HK: One of my favorite Motown/Jobete records is the Supremes’ “Up the Ladder to the Roof.” Jean Terrell sings lead on it.

BG: Frank Wilson is the producer. That’s one of those 95 percent.

HK: Diana Ross?

BG: Diana…Special, magic, sensitive. When she does a song like “Somewhere” in front of an audience she still cries, I mean, I’ve never seen her do “Somewhere” without crying. In fact, we used to stop her from doing it every night in the week. The Bernstein song from West Side Story. She was so dramatic and then she did the second ending and it was too much emotionally. She’s so emotional and she gives all to her audience and she is sincere about it and serious about it.

HK: Marvin Gaye?

BG: The truest artist I’ve ever known. Whatever he was going through in his life he put on records. I mean I’ll hear Marvin Gaye’s What’s Going On album. He had three voices: Marvin on top of Marvin on top of Marvin. Just incredible. So if you want to know Marvin just listen to one of his records.

HK: Stevie Wonder?

BG: Innovative. The most innovative person that I’ve ever known. But also unique with his tones and his voice quality and all that. He was as close to genius, and I don’t like to use the word genius, you know. Marvin could have been a genius. I don’t like to throw it around, but Stevie is one of those kind of special, special, special people that had a sound, and he’s quick. He’s creative and he can make up something very quick.

HK: And he’s involved in technological developments.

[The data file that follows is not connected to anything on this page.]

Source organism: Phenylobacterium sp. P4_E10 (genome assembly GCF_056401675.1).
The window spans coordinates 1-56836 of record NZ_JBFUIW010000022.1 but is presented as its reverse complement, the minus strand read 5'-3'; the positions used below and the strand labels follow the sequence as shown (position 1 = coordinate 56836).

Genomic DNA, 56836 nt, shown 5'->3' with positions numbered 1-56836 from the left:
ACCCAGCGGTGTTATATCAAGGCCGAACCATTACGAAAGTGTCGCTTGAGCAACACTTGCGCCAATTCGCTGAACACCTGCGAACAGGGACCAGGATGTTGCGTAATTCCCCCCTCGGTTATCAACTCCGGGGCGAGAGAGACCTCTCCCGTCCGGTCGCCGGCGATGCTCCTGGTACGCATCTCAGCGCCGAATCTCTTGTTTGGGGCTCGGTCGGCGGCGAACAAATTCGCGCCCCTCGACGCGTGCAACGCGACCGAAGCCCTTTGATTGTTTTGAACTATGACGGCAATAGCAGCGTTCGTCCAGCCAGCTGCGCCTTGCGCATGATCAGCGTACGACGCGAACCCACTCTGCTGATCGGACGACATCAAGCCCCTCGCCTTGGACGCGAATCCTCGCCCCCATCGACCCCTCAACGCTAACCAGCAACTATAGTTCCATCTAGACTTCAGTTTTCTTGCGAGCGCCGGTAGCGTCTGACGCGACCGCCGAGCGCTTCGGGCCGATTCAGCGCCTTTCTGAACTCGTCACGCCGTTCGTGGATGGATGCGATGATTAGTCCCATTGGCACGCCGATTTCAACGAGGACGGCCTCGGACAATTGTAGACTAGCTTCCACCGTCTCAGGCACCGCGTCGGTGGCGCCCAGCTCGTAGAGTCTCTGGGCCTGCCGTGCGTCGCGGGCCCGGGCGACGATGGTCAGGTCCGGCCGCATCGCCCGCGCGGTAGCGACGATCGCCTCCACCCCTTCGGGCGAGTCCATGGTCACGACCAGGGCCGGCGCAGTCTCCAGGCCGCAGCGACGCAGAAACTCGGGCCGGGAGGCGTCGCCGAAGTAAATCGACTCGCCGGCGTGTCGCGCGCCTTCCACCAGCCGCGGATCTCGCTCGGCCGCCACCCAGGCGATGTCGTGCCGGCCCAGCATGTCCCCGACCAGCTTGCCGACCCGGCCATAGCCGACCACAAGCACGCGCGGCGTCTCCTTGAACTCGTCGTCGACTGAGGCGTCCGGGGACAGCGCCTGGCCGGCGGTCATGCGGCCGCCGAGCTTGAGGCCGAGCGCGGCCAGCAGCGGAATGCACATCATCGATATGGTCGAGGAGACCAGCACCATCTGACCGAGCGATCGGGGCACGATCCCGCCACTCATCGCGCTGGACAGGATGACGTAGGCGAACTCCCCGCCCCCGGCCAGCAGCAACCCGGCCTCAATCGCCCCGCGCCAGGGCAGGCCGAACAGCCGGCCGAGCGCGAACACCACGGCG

BG: That’s what I’m saying. Contraptions. He would take technology. He was the first in technology. He’s an innovator.

HK: Michael Jackson?

BG: Greatest entertainer in the world and one of the smartest people and businessmen in the world. He conducted his own career, basically. He knew what he wanted. And from nine years old he was a thinker. And I called him “Little Spongy,” because he was like a sponge and he learned from everybody.

He not only studied me, but he studied James Brown, Jackie Wilson, Marcel Marceau, Fred Astaire…Walt Disney. And he bought the Beatles’ catalog. Michael is nobody’s fool. Very bright. Very smart.

HK: The Holland, Dozier and Holland production and songwriting team?

BG: H-D-H was phenomenal. They came up with hit after hit. They started a thing. They had a lock on the Supremes and they took them, and did stuff on Marvin. H-D-H was absolutely brilliant. The three of them were different and they all complemented each other.

Eddie (Holland) did mostly vocals, Brian (Holland), I thought was the most talented, creative person. He was my protégé for many years. I thought Lamont(Dozier) was also a good writer, and he was good on backgrounds and this and that and so forth. But Brian would do something like he would play and sing and create something and all he would give ‘em was, like, “sugar pie honey bunch,” and pass it on. So they had their own assembly line. And they were tremendous.